Building on a Legacy: Wah & Hua’s Melissa Tan on What Lies Ahead

Melissa Tan of Wah Hua

Founded in 1978, Wah & Hua is one of the longest operating waste management companies in Singapore. Over the last 40 years, the waste management giant has evolved by leaps and bounds. Building on its legacy, Melissa Tan, CEO of Wah & Hua, has been steadily evolving the company her father built to create a cleaner and greener planet for present and future generations.

“My father started the business with only one truck. He started with only recycling paper and cardboard. In Singapore, this kind of business is known as Karang Guni – where you collect recyclable materials that you then trade for money,” shares Melissa. “It was only in the 1980s that a friend of his said ‘why don’t we get into waste management?’. And that is how we began.”

It was with Melissa’s entry into the business in the year 2000 that Wah & Hua began its evolution into a waste management solutions provider.

“When I joined in 2000, we were still purely focusing on waste collection. We were just collecting and recycling materials, but later on, we moved into waste processing by crushing, bailing, etc. Now we are looking at renewable energy and one-stop solutions for service buyers,” said Melissa. 

Melissa believes in taking care of Wah & Hua’s employees has also been key to the growth that the company has seen over the years. For her, supporting her teams both directly and indirectly, while also building a culture of integration and cooperation is instrumental in the success that Wah & Hua has seen. 

“For me, being the second generation entrepreneur, it is important to support my employees – not just financially, but also in multiple other ways. We work really hard to support our 300 to 350 strong employees,” shares Melissa. “We work on continuous training and upskilling our drivers, workers, and employees with regular courses and workshops. We conduct sharing sessions with different groups and departments on what’s happening on the ground for cross-learning.” 

When the Covid-19 pandemic hit the world and Singapore went into a lockdown, we ensured that our employees were well supported.

“In Singapore, our work is classified under essential service. We were out there every single day clearing the waste. During this time, we worked with our people to assure them that we were there for them. We provided both mental and physical support to our employees, during those life threatening times” says Melissa. “We made them aware about how to take care of themselves, what to do if they get Covid etc. There is a lot of ownership that the company has taken to really take care of its people.”

Melissa sees a change for the better coming in the near future for the waste management sector. Increasing awareness around correct waste management post the Covid-19 pandemic has been catalysing the way both people and Governments look at the importance of the sector.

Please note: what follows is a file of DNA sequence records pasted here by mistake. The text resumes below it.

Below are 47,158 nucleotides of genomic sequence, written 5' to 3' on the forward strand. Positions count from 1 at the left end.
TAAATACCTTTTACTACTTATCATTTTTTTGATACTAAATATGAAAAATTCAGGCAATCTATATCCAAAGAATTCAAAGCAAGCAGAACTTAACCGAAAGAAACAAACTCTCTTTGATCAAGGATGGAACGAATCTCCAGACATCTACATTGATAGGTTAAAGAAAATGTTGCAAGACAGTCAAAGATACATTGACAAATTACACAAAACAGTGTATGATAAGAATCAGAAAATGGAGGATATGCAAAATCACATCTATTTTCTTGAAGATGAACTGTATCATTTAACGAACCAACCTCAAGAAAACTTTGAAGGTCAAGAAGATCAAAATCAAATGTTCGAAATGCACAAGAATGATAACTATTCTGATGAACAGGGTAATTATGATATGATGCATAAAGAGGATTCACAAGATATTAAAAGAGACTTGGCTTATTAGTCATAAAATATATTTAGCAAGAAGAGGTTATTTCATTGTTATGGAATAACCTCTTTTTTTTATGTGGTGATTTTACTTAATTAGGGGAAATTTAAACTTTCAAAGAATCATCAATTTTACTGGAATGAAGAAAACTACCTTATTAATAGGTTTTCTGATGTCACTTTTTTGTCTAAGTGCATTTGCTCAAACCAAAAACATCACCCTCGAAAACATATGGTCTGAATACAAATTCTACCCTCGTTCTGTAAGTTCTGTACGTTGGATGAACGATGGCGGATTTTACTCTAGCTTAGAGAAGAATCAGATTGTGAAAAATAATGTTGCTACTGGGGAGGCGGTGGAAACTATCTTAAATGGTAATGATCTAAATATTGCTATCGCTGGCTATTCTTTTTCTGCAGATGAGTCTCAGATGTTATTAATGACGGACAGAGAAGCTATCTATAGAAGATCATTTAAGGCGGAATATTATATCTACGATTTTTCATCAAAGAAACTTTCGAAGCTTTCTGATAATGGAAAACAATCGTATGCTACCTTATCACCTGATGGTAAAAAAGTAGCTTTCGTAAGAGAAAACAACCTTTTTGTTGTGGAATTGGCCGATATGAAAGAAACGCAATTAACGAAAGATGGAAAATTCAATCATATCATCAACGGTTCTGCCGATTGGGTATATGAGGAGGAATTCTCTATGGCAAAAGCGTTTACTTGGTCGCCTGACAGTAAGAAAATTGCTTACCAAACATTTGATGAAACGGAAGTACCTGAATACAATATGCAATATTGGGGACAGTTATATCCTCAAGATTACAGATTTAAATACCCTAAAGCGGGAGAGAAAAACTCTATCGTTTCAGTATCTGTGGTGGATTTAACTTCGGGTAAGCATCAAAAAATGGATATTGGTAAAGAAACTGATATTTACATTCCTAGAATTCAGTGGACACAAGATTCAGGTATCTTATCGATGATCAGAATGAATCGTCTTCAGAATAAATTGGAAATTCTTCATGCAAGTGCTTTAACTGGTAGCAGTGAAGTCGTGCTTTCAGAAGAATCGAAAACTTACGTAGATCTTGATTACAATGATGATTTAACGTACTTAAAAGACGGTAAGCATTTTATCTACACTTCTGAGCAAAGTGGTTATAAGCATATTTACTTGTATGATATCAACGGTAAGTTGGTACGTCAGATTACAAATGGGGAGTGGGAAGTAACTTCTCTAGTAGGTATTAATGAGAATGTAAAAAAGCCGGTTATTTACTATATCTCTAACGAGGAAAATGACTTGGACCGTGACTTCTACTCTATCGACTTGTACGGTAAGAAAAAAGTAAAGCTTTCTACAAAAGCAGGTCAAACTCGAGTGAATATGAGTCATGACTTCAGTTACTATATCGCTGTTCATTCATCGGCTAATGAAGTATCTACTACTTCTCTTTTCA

I think, now people are more aware of the environment, aware of waste collection, and recycling. But sometimes, they want to do it but don’t know how to do it. A lot of education and teaching has to go in place to guide them and create proper awareness,

“After the Covid-19 pandemic, the Government has become more aware of sustainability and the need for circular economies and thus have become more proactive now and are providing grants and incentives, to support the sector.” says Melissa.

In its newest metamorphosis, Wah & Hua is eyeing the renewable energy sector to create a customized platform, for waste management solutions. 

“Wah & Hua currently does the waste collection and waste processing. Now we are able to churn out clean energy from the waste collected from a household, industrial or commercial establishment. So, we are evolving ourselves into a one-stop shop,” shares Melissa. “I think the company is now ready to embark on a new journey overseas and we are looking at expanding Wah & Hua to other geographies. We may need purely technology expertise or partnership on material processing or we may simply need logistics. It is this flexibility to play around and not just restrict ourselves to one type of offering, that we want to take overseas.”

Melissa sees digitalization driving the trends of waste management is not just in Singapore, but in southeast Asia as well. 

Moving forward, the company has to be prepared for unforeseen circumstances. We really need to upscale not just employees but also companies where we are more tech-oriented. Waste management is not glamorous. I think we have to move away from that kind of mindset, so people say that we are in waste management – we protect our people, we protect our planet, and we work with pride.

 

She adds that the urgency with which countries in Southeast Asia are looking at waste management solutions can also have the added advantage of helping alleviate poverty as well.

“I was recently telling a friend of mine that I have realized that at this point, I feel that I am in the right business,” she adds with a smile.

As the custodian of Wah & Hua’s legacy, Melissa’s typical workday includes a number of meetings with both internal and external stakeholders that ensures the smooth functioning of the company. Her favourite way to unwind is to spend time in some peace and quiet.

“I like to relax- with a good meal, sometimes I go out with friends, and generally keep life on an easy-going pace when not working. I do read a lot of books on health, meditation, and spirituality to keep me calm and grounded,” she shares.

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